Dr. Donna Shalala
This is an article from the Aug. 29, 2011 issue
University of Miami
Coral Gables, Fla. 33124
Dear President Shalala:
I tapped out your address without having to look it up. That's because I've written a letter like this before, in 1995, to urge your predecessor, Edward (Tad) Foote, to drop football for the greater good of the University of Miami. President Foote didn't listen then. And little has changed since.
To judge by the particulars of an eight-year spree of lawlessness by one of your boosters, your football program has no regard for the rules, and your administration has no ability to enforce them. In an exhaustive report last week, Yahoo! Sports detailed how Nevin Shapiro—not just any booster, but one you permitted to fly on your team charter, lead your team onto the field, roam your sideline and fill your coffers so extravagantly that you named the players' lounge in the Hecht Athletic Center after him—plied athletes with improper benefits and collaborated with coaches in recruiting violations.
If anything, Yahoo! reporter Dan Wetzel, in a column about the 11-month investigation of your program by his colleague Charles Robinson, understated the tawdriness of the findings when he said, "For much of the 2000s, Miami was a de facto professional team and [Shapiro] was the owner." No NFL owner would have stocked hotel rooms and his own yacht with prostitutes and strippers for players' pleasure and sprung for an abortion when one of the women got pregnant. No NFL owner would have tried to install a stripper pole in his luxury box at Sun Life Stadium. No NFL owner would have offered cash bounties for incapacitating opposing quarterbacks, in the tradition of Luther (Uncle Luke) Campbell, the former 2 Live Crew frontman who set the standard for off-the-books Hurricanes boosterism back in the 1980s and '90s. (Shapiro so thoroughly surpassed that standard that your players, in homage, called him Li'l Luke.) In the pros, there would have been no compliance director for Shapiro to threaten, as he did yours in a drunken rage four years ago in the Orange Bowl press box. After that incident—when your athletic department finally discovered that Shapiro had a significant financial interest in a sports agency that represented many of the Miami players he had been showering with cash, gifts and services—your people, Shapiro says, did nothing.
You can't credibly claim that Shapiro was some rogue booster and that, now that he has been sentenced to prison for the next 20 years for running a $930 million Ponzi scheme, your athletic program will revert to a prelapsarian state. That's because Yahoo! implicated 73 athletes (including a dozen football players due to suit up this fall) as well as seven former football and basketball coaches and three staff members in violations committed from 2002 through '10. All would presumably be at risk for an unethical-conduct finding because each swore out an NCAA compliance statement every year. "From the start, I wasn't really challenged," Shapiro told Yahoo! at one point during 100 hours of interviews, at least 99 more than anyone in your compliance department seems to have done. "I did it because I could. And because nobody stepped in to stop me." Yahoo! splashed across the Web an image that suggests why nobody stepped in. It's a picture of you, beaming, next to Shapiro, who claims he had just handed you a check for $50,000 during a 2008 basketball fund-raiser.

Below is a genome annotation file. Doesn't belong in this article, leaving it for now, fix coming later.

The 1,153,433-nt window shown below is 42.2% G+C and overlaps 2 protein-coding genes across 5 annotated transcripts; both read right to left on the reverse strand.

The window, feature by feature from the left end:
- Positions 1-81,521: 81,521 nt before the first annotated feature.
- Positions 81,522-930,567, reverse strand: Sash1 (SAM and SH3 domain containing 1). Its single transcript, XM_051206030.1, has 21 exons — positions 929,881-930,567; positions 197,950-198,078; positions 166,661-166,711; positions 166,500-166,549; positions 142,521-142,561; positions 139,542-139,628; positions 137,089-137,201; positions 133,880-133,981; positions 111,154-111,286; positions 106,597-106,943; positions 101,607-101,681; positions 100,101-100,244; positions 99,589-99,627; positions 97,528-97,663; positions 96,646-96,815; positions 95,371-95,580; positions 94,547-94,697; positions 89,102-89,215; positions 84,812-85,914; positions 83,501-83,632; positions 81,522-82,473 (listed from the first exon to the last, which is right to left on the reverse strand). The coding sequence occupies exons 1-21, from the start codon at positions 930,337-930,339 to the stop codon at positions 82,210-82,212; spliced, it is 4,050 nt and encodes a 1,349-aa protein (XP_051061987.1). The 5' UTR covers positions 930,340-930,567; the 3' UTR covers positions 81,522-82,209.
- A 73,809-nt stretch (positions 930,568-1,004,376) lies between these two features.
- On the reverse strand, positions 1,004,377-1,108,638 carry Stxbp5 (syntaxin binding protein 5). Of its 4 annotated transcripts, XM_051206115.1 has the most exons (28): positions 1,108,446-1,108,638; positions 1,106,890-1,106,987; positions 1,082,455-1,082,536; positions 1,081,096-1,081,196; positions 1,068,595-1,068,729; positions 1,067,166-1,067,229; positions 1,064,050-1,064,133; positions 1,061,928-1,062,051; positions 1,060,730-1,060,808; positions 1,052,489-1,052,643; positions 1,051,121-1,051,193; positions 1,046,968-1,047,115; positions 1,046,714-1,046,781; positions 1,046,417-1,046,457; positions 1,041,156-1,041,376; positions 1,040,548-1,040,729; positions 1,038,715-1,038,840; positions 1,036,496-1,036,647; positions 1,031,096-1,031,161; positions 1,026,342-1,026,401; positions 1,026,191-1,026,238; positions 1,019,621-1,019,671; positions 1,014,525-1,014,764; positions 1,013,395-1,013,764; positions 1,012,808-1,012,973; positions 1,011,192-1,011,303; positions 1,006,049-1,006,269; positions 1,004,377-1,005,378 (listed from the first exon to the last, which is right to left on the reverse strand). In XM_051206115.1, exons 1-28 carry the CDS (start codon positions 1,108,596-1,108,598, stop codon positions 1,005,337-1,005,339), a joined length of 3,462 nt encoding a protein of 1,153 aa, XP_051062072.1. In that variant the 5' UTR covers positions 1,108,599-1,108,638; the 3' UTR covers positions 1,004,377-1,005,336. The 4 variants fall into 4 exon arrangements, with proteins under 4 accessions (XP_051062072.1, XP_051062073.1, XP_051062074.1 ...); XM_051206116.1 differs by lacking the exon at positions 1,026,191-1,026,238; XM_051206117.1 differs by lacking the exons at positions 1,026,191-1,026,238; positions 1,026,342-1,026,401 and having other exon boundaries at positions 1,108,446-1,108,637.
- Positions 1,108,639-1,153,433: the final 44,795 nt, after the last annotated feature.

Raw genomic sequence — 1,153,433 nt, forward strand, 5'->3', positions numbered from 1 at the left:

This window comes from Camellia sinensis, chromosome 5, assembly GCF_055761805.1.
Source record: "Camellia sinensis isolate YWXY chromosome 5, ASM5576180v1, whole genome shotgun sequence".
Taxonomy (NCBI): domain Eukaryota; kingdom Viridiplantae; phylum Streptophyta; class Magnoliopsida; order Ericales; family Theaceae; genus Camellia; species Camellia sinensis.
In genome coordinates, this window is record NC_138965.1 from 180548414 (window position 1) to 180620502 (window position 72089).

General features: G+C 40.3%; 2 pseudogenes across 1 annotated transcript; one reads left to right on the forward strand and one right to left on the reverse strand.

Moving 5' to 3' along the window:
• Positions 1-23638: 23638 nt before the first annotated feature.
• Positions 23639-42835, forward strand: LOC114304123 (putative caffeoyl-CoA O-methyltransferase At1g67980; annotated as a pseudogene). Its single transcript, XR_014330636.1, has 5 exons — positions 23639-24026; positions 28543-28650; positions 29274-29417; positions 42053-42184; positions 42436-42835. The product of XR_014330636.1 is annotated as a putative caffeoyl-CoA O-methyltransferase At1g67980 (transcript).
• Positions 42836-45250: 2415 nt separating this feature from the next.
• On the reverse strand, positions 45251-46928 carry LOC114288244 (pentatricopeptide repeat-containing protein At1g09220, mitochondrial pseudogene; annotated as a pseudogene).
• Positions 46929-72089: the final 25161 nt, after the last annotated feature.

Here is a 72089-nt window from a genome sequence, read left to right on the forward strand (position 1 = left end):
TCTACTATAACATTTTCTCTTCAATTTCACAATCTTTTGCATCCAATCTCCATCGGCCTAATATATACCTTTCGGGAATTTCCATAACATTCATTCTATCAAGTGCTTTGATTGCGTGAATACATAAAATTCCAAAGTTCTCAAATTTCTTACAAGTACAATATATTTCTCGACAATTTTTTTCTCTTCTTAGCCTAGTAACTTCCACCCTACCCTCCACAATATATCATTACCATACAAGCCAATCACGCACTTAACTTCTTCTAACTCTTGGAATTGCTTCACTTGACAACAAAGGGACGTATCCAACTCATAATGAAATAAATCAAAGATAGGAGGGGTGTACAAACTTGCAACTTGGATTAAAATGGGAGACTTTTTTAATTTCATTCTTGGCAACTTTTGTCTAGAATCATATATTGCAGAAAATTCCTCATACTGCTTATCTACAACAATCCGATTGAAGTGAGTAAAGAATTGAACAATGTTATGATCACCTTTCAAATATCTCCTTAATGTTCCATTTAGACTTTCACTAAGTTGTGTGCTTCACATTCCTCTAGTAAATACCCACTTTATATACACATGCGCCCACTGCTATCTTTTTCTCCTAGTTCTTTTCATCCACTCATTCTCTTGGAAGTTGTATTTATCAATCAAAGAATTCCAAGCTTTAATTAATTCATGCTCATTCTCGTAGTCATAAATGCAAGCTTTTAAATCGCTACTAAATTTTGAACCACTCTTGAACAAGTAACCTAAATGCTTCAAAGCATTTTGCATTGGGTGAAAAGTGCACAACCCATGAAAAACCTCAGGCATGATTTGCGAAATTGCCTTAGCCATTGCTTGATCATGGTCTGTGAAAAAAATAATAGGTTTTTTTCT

This is terribly sad, and sadly familiar. During your time in Coral Gables, you've led Miami into the top 50 of U.S. News & World Report's national university rankings. President Foote had set your school on a similar path, only to have his effort to turn Suntan U into what he called "this generation's Stanford" undone by the football program.
"I have no tolerance for breaking rules," you told a reporter from TIME earlier this month, when he asked how you had seemingly cleaned up the Hurricanes' program. But you must have already had some idea of what Yahoo! would report—the NCAA has been investigating Shapiro's involvement with the Hurricanes' athletic department for five months.
Again, a familiar ring: "If something is broken, we will fix it," Foote said in '95. "I believe and predict that the difficulties that have plagued the team in the past are history."
Because they're clearly not, you should do what President Foote didn't and drop football, at least temporarily. But you should do more. In its most scandal-addled hour, college sports needs you. You served on the original Knight Commission, set up more than two decades ago to make sure athletic programs reflected their universities' educational mission. During your five years as chancellor, you both turned Wisconsin into a winner and helped create an environment in which the NCAA would make three major infractions findings. But all that then, and all this now, is precisely why you're the person to lead a new cleanup effort. You'll have the credibility of a Scared Straight! testifier among juvenile delinquents. By making clear that you would have accepted the death penalty for Miami if you hadn't chosen the harder route of taking the hemlock yourself, you will have the clout to lead the calls for systemic reform.
The NCAA won't dismantle your football program for you. It hasn't used the death penalty for football since SMU in 1987. With so many BCS-member schools now depending on the bowl and TV payouts that go to their conferences, the NCAA won't make an entire league pay for one school's crime. But you must shut the program down to do more than just disinfect it. Shut it down out of respect for former coach Randy Shannon, whom you fired after last season for not winning enough—even though he had guided the team to the nation's third-best Academic Progress Rate and seems to have been the only person in Coral Gables who wanted nothing to do with Shapiro, reportedly warning his players to avoid him and threatening to fire assistants caught dealing with him. Pay new coach Al Golden and his staff the full value of their contracts as penance for your negligence, and set them free to pursue other jobs. Complete humility is in order, particularly in light of what Paul Dee, your athletic director during most of the Shapiro era, did to USC in 2008 in his role as chair of the NCAA's Committee on Infractions: He excoriated the Trojans for the Reggie Bush affair, during which the athletic department had turned a blind eye to Bush's relationship with a prospective agent who was showering the player with cash and gifts. "High-profile athletes," Dee said, "demand high-profile compliance."